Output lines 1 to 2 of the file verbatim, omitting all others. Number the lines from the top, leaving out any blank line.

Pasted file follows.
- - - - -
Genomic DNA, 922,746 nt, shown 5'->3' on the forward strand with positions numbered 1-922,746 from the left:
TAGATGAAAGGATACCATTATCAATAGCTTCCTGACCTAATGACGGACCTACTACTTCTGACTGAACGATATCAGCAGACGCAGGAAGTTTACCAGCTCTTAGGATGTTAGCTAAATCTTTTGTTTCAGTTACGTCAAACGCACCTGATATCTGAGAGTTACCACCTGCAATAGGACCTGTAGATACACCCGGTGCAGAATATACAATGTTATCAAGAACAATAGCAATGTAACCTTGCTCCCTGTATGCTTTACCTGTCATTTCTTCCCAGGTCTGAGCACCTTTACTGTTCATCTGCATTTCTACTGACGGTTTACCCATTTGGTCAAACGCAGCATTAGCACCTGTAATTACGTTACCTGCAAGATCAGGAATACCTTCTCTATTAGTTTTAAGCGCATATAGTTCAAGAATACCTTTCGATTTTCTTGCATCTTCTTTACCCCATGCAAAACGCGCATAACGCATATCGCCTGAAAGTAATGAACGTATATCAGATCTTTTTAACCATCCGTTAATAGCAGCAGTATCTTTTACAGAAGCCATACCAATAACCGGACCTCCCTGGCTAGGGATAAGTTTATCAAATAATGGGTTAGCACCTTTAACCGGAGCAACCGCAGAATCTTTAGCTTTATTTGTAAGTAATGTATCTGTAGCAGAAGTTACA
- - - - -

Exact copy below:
Genomic DNA, 922,746 nt, shown 5'->3' on the forward strand with positions numbered 1-922,746 from the left:
TAGATGAAAGGATACCATTATCAATAGCTTCCTGACCTAATGACGGACCTACTACTTCTGACTGAACGATATCAGCAGACGCAGGAAGTTTACCAGCTCTTAGGATGTTAGCTAAATCTTTTGTTTCAGTTACGTCAAACGCACCTGATATCTGAGAGTTACCACCTGCAATAGGACCTGTAGATACACCCGGTGCAGAATATACAATGTTATCAAGAACAATAGCAATGTAACCTTGCTCCCTGTATGCTTTACCTGTCATTTCTTCCCAGGTCTGAGCACCTTTACTGTTCATCTGCATTTCTACTGACGGTTTACCCATTTGGTCAAACGCAGCATTAGCACCTGTAATTACGTTACCTGCAAGATCAGGAATACCTTCTCTATTAGTTTTAAGCGCATATAGTTCAAGAATACCTTTCGATTTTCTTGCATCTTCTTTACCCCATGCAAAACGCGCATAACGCATATCGCCTGAAAGTAATGAACGTATATCAGATCTTTTTAACCATCCGTTAATAGCAGCAGTATCTTTTACAGAAGCCATACCAATAACCGGACCTCCCTGGCTAGGGATAAGTTTATCAAATAATGGGTTAGCACCTTTAACCGGAGCAACCGCAGAATCTTTAGCTTTATTTGTAAGTAATGTATCTGTAGCAGAAGTTACA